PM: An emergency stop is indicated such as this. The driver says to you "I want this emergency..."


NP: So Paul Merton was then speaking as the whistle went, gained that extra point. He's moved forward, he's still behind Sue Perkins in the lead, then there is Marcus Brigstocke and Sheila Hancock in that order. Paul we are back with you to begin, oh the subject, a lovely one, rubbish! Tell us something about rubbish in this game starting now.

PM: The world is creating tons upon a lot of...


PM: What happened then? What happened then?

NP: Sue.

SP: Hesitation.

NP: There was a hesitation.

PM: Was there?

NP: Yeah. You didn't get out the alternate word to rubbish. Sue, rubbish with you, 57 seconds starting now.

SP: I love a good bin-man. The way they turn up at a house at half past five whistling cheerly, as if that wasn't enough. I don't know what cheerly is but possibly it's a derivation of the word...


PM: What it is is repetition.

NP: Yes cheerly. Paul you got it back again...

PM: Yes didn't I.

NP: You've got a point, you've got 48 seconds...

PM: Yeah.

NP: You've got rubbish, you haven't got rubbish, but the subject is rubbish and you start now.

PM: When I look at our chairman, Mister Nicholas Parsons, and I think of the subject rubbish, I realise that he is completely incompatible with that particular theme. Rubbish is something we associate with no longer needed. We throw it out of our house, deposit it in our dustbins, it is to be gone. Is clutter rubbish that is yet to be thrown out, I wonder. We look at our lives and...


NP: Sheila challenged.

SH: Have we had thrown out before.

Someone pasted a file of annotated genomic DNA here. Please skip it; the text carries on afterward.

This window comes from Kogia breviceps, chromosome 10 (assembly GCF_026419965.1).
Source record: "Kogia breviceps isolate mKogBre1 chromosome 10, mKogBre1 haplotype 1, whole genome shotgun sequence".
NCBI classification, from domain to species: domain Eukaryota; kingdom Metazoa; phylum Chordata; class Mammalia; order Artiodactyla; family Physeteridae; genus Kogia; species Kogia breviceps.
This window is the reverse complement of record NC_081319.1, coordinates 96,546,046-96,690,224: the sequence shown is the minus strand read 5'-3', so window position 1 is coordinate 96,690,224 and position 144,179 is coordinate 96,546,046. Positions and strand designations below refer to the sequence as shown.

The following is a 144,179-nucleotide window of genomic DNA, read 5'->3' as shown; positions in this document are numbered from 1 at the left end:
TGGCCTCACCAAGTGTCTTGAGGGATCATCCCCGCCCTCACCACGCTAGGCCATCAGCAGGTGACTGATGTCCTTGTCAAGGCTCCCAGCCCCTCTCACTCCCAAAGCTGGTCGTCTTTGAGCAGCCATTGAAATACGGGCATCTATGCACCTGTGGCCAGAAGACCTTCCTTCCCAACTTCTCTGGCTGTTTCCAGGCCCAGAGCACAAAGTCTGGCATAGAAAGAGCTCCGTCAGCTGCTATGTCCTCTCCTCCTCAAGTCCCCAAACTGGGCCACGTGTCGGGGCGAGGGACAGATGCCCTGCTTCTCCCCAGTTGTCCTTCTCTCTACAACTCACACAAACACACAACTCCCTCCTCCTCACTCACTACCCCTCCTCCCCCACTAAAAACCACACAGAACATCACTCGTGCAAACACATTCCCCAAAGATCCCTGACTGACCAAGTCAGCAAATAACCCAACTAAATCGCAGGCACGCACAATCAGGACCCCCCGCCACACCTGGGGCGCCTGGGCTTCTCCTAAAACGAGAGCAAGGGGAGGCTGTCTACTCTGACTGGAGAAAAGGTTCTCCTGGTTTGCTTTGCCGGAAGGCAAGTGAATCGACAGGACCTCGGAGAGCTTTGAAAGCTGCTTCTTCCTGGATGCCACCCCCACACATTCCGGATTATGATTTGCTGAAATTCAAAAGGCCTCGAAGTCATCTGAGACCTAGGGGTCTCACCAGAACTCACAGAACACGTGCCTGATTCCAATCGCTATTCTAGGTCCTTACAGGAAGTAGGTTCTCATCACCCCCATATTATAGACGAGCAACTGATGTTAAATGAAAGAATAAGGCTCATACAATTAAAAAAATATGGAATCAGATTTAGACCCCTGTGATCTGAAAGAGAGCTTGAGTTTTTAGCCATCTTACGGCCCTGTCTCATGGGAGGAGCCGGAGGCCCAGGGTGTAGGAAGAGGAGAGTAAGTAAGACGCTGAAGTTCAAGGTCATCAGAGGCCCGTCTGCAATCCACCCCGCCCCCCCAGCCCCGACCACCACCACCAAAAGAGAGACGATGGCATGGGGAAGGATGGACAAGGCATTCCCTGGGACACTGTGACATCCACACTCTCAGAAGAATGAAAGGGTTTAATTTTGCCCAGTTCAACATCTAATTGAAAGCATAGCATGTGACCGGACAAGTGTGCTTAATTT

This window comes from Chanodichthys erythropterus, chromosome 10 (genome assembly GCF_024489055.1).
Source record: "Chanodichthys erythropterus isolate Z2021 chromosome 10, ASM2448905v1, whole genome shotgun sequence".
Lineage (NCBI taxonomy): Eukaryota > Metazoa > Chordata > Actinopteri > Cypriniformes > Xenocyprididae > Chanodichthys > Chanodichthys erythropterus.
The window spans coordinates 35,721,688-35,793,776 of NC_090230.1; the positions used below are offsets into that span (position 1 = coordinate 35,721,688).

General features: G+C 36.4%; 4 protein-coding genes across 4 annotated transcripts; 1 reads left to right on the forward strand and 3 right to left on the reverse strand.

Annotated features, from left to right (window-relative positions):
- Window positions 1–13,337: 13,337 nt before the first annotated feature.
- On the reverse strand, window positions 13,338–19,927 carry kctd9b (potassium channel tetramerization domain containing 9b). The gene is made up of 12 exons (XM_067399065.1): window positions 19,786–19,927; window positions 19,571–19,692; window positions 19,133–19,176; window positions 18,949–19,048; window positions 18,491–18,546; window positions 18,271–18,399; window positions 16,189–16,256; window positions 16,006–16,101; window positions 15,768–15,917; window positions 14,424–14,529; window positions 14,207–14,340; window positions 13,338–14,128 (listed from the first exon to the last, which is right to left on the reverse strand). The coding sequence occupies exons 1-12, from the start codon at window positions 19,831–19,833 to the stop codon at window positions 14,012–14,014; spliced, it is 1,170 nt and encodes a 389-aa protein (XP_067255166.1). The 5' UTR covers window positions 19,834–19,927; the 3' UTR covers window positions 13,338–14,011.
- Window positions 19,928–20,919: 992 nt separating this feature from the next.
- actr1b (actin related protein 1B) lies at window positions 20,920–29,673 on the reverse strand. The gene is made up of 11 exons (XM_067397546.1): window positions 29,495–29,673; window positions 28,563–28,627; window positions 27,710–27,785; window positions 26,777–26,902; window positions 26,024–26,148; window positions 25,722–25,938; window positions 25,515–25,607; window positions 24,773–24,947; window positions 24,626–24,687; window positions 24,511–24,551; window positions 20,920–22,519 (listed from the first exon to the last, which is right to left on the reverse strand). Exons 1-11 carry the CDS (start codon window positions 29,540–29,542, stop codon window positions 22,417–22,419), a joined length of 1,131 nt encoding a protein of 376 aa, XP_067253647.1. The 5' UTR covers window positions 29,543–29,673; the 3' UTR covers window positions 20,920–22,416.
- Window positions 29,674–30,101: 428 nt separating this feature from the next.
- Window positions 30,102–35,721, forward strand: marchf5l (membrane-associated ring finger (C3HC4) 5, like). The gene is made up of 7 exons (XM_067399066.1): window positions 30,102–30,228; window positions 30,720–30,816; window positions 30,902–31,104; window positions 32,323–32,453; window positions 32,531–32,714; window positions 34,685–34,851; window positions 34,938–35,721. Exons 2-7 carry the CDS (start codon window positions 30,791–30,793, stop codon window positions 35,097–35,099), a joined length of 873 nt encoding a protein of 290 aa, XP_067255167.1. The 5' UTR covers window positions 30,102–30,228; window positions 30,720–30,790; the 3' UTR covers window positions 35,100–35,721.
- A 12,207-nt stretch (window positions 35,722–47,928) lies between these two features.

NP: Yes Sheila, you have a correct challenge.

SH: Oh really?

NP: And you have 25 seconds on rubbish starting now.

SH: It's very complicated, throwing out the rubbish these days, because there is so many different coloured bags. There's orange ones for paper and tins. There's green for gardens...


NP: Sue challenged.

SP: Slight hesitation?

NP: Yeah there was.

SP: Wondering the nature of the greens.

SH: (elongating words) Green for gardens.

NP: Green is for paper.

PM: I thought it was the beginning of a song. It sounded lovely!

SP: It was mellifluous, it was.

NP: Sue you got in on rubbish, got in on rubbish, I love that! And 16 seconds starting now.

SP: I try to recycle as much as possible and not put too much in the rubbish. Once I saw turtles who Marcus would happily kill if in fact they crossed roads, then swirling in a midst...


NP: Oh Sheila challenged.

SH: Well she, she was hesitating.

NP: Yes she was yes. You got it back again, six seconds available, rubbish starting now.

SH: I once did a play at the Royal Court. And somebody in the audience stood up and said "rubbish" and I was so grateful because it absolutely was rubbish...